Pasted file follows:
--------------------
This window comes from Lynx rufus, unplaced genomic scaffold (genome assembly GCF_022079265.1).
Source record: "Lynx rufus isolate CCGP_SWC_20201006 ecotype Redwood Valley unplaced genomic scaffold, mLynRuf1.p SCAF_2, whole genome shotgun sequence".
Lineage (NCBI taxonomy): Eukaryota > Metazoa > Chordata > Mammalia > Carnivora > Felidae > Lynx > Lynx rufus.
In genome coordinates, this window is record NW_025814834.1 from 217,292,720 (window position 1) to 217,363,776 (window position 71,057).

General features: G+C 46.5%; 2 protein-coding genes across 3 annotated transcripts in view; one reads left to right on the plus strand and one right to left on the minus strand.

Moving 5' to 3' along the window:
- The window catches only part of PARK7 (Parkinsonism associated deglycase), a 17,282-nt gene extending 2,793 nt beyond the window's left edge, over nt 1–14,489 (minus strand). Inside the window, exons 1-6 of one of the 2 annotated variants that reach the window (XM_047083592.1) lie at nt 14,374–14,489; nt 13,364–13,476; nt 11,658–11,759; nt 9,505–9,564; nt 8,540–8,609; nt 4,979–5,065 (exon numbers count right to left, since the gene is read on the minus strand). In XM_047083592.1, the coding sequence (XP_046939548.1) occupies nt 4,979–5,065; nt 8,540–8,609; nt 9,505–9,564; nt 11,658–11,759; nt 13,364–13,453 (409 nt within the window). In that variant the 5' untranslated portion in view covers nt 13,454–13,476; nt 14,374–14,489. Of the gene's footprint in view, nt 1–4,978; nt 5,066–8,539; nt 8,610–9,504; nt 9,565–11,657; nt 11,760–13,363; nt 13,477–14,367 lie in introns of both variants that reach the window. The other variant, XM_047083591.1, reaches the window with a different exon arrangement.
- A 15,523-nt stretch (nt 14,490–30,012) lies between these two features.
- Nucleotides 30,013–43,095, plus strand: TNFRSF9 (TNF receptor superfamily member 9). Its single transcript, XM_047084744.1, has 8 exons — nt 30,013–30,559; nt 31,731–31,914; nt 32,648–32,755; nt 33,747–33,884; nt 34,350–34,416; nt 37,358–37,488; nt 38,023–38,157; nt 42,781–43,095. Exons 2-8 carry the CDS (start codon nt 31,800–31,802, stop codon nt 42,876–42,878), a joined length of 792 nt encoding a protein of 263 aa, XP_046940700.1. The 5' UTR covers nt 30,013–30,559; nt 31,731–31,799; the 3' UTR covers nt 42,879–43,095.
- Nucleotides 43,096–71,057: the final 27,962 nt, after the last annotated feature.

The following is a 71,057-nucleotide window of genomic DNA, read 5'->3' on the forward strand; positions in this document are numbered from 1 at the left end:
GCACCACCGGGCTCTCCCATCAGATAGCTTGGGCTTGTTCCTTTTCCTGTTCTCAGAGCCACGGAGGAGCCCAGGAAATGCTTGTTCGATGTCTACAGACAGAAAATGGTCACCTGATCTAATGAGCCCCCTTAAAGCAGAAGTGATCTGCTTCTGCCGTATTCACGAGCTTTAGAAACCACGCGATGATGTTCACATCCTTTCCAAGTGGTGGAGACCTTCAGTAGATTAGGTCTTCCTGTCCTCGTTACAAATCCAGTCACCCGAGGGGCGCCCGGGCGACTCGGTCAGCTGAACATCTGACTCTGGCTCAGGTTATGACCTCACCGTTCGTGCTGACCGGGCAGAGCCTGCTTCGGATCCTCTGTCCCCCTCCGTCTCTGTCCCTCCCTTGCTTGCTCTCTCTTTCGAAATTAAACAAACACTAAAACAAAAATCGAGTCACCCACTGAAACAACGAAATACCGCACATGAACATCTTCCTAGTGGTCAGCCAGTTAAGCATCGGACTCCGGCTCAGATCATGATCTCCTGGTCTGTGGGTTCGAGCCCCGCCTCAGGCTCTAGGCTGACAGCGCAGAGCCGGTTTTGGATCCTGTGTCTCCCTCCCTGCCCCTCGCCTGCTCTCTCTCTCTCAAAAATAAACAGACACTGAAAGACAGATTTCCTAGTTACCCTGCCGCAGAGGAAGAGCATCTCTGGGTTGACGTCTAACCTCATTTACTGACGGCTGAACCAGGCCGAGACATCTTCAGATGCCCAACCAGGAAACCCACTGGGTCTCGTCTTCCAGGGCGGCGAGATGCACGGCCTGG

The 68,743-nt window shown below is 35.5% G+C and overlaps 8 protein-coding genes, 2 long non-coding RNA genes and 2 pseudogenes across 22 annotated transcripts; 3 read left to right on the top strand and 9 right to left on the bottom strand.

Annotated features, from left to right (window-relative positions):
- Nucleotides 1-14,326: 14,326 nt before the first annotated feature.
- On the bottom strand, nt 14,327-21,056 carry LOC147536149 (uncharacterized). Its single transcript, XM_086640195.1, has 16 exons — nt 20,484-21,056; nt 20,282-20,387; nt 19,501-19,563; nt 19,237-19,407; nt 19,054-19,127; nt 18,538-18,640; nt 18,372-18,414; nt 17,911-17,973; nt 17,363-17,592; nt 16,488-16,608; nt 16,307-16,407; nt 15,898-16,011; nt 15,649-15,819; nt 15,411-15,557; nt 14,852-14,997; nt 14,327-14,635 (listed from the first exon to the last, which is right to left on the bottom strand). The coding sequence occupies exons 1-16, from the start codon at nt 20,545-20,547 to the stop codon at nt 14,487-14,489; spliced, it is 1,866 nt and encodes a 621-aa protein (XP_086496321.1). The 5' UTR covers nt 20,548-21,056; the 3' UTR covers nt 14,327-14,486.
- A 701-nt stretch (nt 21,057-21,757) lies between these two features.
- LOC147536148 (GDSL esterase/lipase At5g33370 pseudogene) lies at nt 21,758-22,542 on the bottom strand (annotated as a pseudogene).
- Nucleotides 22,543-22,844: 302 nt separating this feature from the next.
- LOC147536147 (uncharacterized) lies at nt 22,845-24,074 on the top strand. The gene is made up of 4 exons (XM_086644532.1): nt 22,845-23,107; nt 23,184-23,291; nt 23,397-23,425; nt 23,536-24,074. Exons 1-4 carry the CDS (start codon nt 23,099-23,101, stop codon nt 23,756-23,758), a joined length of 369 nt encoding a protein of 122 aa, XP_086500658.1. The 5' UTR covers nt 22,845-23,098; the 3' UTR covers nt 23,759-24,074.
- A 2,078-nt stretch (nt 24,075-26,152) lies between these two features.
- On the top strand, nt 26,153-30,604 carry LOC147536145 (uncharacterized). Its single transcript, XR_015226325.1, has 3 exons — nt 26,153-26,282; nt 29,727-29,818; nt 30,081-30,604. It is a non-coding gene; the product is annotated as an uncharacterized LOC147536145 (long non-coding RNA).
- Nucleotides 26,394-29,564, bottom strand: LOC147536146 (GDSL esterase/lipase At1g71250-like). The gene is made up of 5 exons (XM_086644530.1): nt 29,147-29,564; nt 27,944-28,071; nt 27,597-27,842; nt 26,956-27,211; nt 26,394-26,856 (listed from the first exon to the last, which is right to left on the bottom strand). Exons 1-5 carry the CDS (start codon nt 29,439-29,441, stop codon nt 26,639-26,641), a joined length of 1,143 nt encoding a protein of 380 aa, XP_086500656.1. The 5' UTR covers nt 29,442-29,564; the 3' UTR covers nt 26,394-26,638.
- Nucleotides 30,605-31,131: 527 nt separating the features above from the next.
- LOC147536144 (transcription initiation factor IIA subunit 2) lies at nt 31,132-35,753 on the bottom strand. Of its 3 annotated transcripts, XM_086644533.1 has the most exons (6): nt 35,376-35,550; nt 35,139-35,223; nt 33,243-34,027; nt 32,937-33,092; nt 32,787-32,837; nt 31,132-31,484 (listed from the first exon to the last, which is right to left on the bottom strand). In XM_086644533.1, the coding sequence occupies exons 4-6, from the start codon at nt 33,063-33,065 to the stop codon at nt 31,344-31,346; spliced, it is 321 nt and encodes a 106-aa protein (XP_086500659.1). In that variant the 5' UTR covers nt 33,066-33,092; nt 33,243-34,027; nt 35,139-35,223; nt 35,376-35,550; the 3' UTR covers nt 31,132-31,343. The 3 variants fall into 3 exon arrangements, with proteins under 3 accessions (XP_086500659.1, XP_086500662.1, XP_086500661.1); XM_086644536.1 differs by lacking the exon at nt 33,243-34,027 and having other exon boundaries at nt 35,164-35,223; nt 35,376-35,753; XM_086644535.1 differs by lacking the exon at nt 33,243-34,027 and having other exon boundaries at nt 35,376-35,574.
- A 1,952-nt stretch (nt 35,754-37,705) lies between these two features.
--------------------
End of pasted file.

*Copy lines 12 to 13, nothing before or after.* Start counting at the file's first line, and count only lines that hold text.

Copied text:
GCACCACCGGGCTCTCCCATCAGATAGCTTGGGCTTGTTCCTTTTCCTGTTCTCAGAGCCACGGAGGAGCCCAGGAAATGCTTGTTCGATGTCTACAGACAGAAAATGGTCACCTGATCTAATGAGCCCCCTTAAAGCAGAAGTGATCTGCTTCTGCCGTATTCACGAGCTTTAGAAACCACGCGATGATGTTCACATCCTTTCCAAGTGGTGGAGACCTTCAGTAGATTAGGTCTTCCTGTCCTCGTTACAAATCCAGTCACCCGAGGGGCGCCCGGGCGACTCGGTCAGCTGAACATCTGACTCTGGCTCAGGTTATGACCTCACCGTTCGTGCTGACCGGGCAGAGCCTGCTTCGGATCCTCTGTCCCCCTCCGTCTCTGTCCCTCCCTTGCTTGCTCTCTCTTTCGAAATTAAACAAACACTAAAACAAAAATCGAGTCACCCACTGAAACAACGAAATACCGCACATGAACATCTTCCTAGTGGTCAGCCAGTTAAGCATCGGACTCCGGCTCAGATCATGATCTCCTGGTCTGTGGGTTCGAGCCCCGCCTCAGGCTCTAGGCTGACAGCGCAGAGCCGGTTTTGGATCCTGTGTCTCCCTCCCTGCCCCTCGCCTGCTCTCTCTCTCTCAAAAATAAACAGACACTGAAAGACAGATTTCCTAGTTACCCTGCCGCAGAGGAAGAGCATCTCTGGGTTGACGTCTAACCTCATTTACTGACGGCTGAACCAGGCCGAGACATCTTCAGATGCCCAACCAGGAAACCCACTGGGTCTCGTCTTCCAGGGCGGCGAGATGCACGGCCTGG

The 68,743-nt window shown below is 35.5% G+C and overlaps 8 protein-coding genes, 2 long non-coding RNA genes and 2 pseudogenes across 22 annotated transcripts; 3 read left to right on the top strand and 9 right to left on the bottom strand.